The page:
Witness Protection, Whistle Blower bills see first readings
The Witness Protection Bill of 2016 and the Protected Disclosure (Whistle Blower) Bill of 2016 were, on Friday, read for the first time in the National Assembly by Attorney General and Minister of Legal Affairs Basil Williams S.C.
The Witness Protection Bill seeks to introduce legislations for the protection of witnesses who give evidence in Guyana’s courts. It is part of a Crime and Security Initiative that being led by the Caribbean Community (CARICOM).
The legislation will ensure the protection of witnesses and their families against intimidation and, or physical harm during and after their involvement, in court proceedings. The measure to be enacted includes the establishment of safe houses, the granting of assistance to participants and the provision of new identities, where necessary.
Offences which may give rise to protection under the witness protection programme include murder, manslaughter, treason, sedition, piracy or hijacking, possession or use of firearms, and ammunition with intent to injure. Possession or use of firearms in furtherance of any criminal offence, aggravated assault, shooting or wounding with intent to do grievous bodily harm, robbery, robbery with aggravation, armed robbery, arson, any sexual offence, any drug trafficking offence, any domestic violence offence, any trafficking in person offence, kidnapping offences under the Anti-Money Laundering and Countering the Financing of Terrorism (AML/CFT) Act, offences under the Criminal Law (Offences) Act , offences under the Anti-Terrorism and Terrorist Related Activities Act, and offences under the Cyber Crime Act.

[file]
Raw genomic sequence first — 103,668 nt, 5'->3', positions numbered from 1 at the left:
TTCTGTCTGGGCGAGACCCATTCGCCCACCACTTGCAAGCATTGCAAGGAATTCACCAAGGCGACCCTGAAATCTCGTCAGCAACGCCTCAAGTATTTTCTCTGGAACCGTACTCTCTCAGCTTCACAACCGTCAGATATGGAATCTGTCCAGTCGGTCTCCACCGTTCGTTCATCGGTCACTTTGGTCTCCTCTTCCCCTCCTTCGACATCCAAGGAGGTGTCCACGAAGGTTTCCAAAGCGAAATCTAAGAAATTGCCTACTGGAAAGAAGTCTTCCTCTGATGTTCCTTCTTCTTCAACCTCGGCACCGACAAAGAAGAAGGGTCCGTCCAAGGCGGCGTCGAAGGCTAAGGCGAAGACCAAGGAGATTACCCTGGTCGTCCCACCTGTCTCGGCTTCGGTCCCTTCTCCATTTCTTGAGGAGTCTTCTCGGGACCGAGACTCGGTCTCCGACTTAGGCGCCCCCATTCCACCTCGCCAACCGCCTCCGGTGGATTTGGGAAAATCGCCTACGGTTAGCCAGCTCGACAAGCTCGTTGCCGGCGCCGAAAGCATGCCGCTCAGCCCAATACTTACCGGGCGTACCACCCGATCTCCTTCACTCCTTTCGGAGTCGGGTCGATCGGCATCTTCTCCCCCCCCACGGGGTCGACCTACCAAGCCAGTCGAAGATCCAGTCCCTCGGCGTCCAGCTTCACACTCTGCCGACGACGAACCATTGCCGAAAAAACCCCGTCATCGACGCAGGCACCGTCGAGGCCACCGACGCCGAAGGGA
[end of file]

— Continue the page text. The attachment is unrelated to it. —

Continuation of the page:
Meanwhile, the Whistle Blower Bill seeks to combat corruption and other wrongdoings by encouraging and facilitating disclosures of improper conduct in the public and private sectors, to protect persons making those disclosures from detrimental action, to establish the Protected Disclosures Commission to receive, investigate, or otherwise deal with disclosures of improper conduct and to provide for other related matters.
According to the Attorney General’s Chambers, the Bill marks another step by the Government towards full compliance with the Inter-American Convention against Corruption. The Bill would assist in combating corruption and other wrongdoing, both in the public and private sector by encouraging and facilitating the making of specified disclosures of improper conduct in good faith, and in the public interest. The Bill also seeks to protect persons making those disclosures from detrimental action and to establish the Protected Disclosures Commission, to deal with disclosures of improper conduct. (GINA/DPI)